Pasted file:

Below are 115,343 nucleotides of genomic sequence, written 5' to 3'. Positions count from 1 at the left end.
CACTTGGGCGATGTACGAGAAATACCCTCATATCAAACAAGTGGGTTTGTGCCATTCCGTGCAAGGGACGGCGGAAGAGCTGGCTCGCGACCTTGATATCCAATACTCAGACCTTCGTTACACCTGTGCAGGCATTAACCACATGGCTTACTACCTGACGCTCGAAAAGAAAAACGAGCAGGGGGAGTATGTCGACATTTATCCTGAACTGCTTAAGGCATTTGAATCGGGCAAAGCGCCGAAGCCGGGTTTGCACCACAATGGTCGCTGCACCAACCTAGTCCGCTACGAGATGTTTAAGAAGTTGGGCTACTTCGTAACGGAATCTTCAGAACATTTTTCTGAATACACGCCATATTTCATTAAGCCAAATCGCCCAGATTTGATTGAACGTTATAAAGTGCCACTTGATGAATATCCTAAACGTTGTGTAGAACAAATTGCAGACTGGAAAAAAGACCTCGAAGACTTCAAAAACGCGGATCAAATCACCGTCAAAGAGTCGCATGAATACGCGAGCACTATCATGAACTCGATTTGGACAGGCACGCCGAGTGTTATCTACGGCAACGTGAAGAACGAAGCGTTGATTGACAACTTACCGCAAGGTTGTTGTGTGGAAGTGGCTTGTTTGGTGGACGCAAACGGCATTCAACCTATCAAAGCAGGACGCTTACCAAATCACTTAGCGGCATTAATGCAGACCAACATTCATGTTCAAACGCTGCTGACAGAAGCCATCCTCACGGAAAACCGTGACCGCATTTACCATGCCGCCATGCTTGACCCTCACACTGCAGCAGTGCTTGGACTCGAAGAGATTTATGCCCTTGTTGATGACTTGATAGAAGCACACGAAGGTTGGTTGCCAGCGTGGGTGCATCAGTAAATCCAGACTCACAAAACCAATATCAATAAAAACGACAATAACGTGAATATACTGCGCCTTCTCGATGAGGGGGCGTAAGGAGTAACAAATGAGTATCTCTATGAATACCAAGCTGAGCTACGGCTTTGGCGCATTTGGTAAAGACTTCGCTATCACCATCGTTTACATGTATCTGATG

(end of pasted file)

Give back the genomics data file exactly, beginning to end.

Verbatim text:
Below are 115,343 nucleotides of genomic sequence, written 5' to 3'. Positions count from 1 at the left end.
CACTTGGGCGATGTACGAGAAATACCCTCATATCAAACAAGTGGGTTTGTGCCATTCCGTGCAAGGGACGGCGGAAGAGCTGGCTCGCGACCTTGATATCCAATACTCAGACCTTCGTTACACCTGTGCAGGCATTAACCACATGGCTTACTACCTGACGCTCGAAAAGAAAAACGAGCAGGGGGAGTATGTCGACATTTATCCTGAACTGCTTAAGGCATTTGAATCGGGCAAAGCGCCGAAGCCGGGTTTGCACCACAATGGTCGCTGCACCAACCTAGTCCGCTACGAGATGTTTAAGAAGTTGGGCTACTTCGTAACGGAATCTTCAGAACATTTTTCTGAATACACGCCATATTTCATTAAGCCAAATCGCCCAGATTTGATTGAACGTTATAAAGTGCCACTTGATGAATATCCTAAACGTTGTGTAGAACAAATTGCAGACTGGAAAAAAGACCTCGAAGACTTCAAAAACGCGGATCAAATCACCGTCAAAGAGTCGCATGAATACGCGAGCACTATCATGAACTCGATTTGGACAGGCACGCCGAGTGTTATCTACGGCAACGTGAAGAACGAAGCGTTGATTGACAACTTACCGCAAGGTTGTTGTGTGGAAGTGGCTTGTTTGGTGGACGCAAACGGCATTCAACCTATCAAAGCAGGACGCTTACCAAATCACTTAGCGGCATTAATGCAGACCAACATTCATGTTCAAACGCTGCTGACAGAAGCCATCCTCACGGAAAACCGTGACCGCATTTACCATGCCGCCATGCTTGACCCTCACACTGCAGCAGTGCTTGGACTCGAAGAGATTTATGCCCTTGTTGATGACTTGATAGAAGCACACGAAGGTTGGTTGCCAGCGTGGGTGCATCAGTAAATCCAGACTCACAAAACCAATATCAATAAAAACGACAATAACGTGAATATACTGCGCCTTCTCGATGAGGGGGCGTAAGGAGTAACAAATGAGTATCTCTATGAATACCAAGCTGAGCTACGGCTTTGGCGCATTTGGTAAAGACTTCGCTATCACCATCGTTTACATGTATCTGATG